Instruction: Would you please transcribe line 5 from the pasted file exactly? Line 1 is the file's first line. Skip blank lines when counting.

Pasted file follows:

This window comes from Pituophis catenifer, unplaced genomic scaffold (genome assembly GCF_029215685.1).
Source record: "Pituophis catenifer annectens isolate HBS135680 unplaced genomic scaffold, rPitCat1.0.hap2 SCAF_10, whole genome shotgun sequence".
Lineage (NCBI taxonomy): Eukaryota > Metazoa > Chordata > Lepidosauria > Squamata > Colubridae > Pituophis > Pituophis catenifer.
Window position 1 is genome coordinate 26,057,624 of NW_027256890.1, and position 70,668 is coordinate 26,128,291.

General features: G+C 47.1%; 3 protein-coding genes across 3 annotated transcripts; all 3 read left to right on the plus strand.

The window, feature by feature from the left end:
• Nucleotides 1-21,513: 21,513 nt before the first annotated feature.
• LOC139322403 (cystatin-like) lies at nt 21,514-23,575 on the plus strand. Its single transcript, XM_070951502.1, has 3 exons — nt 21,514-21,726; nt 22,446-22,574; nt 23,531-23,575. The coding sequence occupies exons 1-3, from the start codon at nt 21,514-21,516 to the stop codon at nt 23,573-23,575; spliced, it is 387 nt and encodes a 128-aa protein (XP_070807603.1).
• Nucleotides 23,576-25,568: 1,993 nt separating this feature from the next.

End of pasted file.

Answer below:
General features: G+C 47.1%; 3 protein-coding genes across 3 annotated transcripts; all 3 read left to right on the plus strand.